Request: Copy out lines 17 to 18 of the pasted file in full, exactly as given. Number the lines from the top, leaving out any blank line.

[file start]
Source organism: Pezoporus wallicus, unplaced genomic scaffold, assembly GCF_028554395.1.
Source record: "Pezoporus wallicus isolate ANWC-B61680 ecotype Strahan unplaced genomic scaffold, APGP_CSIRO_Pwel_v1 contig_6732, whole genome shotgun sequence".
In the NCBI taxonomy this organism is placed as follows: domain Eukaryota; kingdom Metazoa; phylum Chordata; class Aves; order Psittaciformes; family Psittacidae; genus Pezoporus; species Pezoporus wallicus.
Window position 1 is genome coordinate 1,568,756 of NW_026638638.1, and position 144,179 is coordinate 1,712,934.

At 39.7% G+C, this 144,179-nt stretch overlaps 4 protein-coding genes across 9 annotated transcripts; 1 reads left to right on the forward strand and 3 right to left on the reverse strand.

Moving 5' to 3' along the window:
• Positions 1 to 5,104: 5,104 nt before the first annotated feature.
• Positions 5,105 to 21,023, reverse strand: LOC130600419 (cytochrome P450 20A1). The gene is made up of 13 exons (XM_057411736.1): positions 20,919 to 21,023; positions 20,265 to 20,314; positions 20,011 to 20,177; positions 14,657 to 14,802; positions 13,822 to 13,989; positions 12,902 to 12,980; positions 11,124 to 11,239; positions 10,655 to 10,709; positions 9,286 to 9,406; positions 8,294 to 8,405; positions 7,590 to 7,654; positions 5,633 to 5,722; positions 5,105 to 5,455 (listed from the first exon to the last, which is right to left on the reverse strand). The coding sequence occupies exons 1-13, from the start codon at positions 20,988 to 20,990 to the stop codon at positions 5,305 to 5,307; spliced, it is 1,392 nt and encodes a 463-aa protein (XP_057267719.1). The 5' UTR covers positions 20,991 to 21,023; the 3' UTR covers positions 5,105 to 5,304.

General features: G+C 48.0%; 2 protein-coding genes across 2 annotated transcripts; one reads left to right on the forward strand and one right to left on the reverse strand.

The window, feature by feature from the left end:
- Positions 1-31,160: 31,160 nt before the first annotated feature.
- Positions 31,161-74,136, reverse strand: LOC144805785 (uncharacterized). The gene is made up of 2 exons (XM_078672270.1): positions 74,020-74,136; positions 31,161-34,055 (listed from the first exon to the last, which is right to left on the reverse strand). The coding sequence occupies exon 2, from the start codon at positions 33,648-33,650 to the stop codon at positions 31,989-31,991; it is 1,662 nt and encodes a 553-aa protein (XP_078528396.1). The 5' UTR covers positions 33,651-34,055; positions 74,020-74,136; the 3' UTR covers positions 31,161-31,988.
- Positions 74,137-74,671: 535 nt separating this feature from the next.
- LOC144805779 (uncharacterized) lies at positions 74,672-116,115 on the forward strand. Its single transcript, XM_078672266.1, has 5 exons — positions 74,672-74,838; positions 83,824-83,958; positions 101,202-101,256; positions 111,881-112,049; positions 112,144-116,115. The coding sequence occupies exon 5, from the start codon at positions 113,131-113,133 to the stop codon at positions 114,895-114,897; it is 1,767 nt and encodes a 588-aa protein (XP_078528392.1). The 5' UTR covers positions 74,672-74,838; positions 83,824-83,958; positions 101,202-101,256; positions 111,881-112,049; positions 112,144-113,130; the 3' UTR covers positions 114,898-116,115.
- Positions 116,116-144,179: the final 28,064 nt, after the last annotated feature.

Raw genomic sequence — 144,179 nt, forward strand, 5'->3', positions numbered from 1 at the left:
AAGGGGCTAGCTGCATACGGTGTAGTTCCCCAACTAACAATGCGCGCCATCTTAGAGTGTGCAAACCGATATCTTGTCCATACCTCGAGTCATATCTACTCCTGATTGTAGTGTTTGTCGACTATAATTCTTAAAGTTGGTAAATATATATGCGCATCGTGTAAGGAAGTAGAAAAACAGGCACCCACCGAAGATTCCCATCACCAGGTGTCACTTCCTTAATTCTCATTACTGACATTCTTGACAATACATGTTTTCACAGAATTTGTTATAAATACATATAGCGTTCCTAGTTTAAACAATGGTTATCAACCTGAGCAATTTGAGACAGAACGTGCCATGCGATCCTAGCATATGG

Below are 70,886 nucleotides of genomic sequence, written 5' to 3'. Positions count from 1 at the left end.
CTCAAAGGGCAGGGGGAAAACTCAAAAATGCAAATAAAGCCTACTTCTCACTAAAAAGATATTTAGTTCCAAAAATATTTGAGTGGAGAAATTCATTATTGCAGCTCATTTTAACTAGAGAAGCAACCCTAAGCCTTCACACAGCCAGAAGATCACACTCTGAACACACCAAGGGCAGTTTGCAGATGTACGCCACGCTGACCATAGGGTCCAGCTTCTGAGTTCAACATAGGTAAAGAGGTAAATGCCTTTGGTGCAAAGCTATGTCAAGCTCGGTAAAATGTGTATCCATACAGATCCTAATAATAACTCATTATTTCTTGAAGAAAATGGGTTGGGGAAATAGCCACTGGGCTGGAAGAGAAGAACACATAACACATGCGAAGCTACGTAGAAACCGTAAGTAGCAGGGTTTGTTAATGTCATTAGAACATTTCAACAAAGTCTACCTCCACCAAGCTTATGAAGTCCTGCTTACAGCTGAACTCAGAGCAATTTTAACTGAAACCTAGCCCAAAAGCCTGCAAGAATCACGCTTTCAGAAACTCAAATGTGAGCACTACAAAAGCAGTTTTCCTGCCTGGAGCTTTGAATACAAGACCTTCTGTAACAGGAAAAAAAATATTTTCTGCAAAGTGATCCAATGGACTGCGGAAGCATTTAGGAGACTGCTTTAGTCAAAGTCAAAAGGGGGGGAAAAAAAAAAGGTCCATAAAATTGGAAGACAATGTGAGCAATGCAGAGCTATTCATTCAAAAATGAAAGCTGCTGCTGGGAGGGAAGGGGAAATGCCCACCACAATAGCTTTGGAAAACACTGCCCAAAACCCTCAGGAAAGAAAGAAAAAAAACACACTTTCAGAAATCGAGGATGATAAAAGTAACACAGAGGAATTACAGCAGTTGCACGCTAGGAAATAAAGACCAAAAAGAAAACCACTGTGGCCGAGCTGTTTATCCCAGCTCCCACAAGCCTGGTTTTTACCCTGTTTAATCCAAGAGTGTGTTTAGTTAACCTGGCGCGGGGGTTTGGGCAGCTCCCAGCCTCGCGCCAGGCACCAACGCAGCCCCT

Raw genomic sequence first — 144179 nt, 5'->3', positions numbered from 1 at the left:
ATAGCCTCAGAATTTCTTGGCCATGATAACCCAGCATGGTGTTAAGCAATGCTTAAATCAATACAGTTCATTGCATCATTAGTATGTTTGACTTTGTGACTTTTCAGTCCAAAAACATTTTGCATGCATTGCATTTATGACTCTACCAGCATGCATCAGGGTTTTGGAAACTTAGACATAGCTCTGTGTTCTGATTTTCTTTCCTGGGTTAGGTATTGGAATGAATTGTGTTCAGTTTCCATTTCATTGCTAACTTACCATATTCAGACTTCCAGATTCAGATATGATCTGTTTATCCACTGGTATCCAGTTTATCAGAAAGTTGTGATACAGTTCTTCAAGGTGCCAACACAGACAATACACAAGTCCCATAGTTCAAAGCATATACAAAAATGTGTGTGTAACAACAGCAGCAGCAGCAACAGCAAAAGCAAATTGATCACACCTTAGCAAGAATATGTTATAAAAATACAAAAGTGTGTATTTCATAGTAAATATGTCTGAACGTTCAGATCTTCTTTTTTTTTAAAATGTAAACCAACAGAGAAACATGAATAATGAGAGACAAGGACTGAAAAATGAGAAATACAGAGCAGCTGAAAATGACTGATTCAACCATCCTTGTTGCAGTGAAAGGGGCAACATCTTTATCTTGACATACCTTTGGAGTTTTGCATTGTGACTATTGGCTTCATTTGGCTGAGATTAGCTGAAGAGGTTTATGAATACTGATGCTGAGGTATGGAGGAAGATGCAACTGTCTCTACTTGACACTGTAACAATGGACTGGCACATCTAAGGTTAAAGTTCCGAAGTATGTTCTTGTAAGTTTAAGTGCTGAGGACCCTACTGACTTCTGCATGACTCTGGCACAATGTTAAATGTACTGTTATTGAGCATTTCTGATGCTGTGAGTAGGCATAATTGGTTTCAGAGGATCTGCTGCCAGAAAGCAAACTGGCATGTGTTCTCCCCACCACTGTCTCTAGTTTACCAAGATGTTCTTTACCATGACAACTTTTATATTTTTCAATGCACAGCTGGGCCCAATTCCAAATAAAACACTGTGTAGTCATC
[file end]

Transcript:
AAGGGGCTAGCTGCATACGGTGTAGTTCCCCAACTAACAATGCGCGCCATCTTAGAGTGTGCAAACCGATATCTTGTCCATACCTCGAGTCATATCTACTCCTGATTGTAGTGTTTGTCGACTATAATTCTTAAAGTTGGTAAATATATATGCGCATCGTGTAAGGAAGTAGAAAAACAGGCACCCACCGAAGATTCCCATCACCAGGTGTCACTTCCTTAATTCTCATTACTGACATTCTTGACAATACATGTTTTCACAGAATTTGTTATAAATACATATAGCGTTCCTAGTTTAAACAATGGTTATCAACCTGAGCAATTTGAGACAGAACGTGCCATGCGATCCTAGCATATGG

Below are 70,886 nucleotides of genomic sequence, written 5' to 3'. Positions count from 1 at the left end.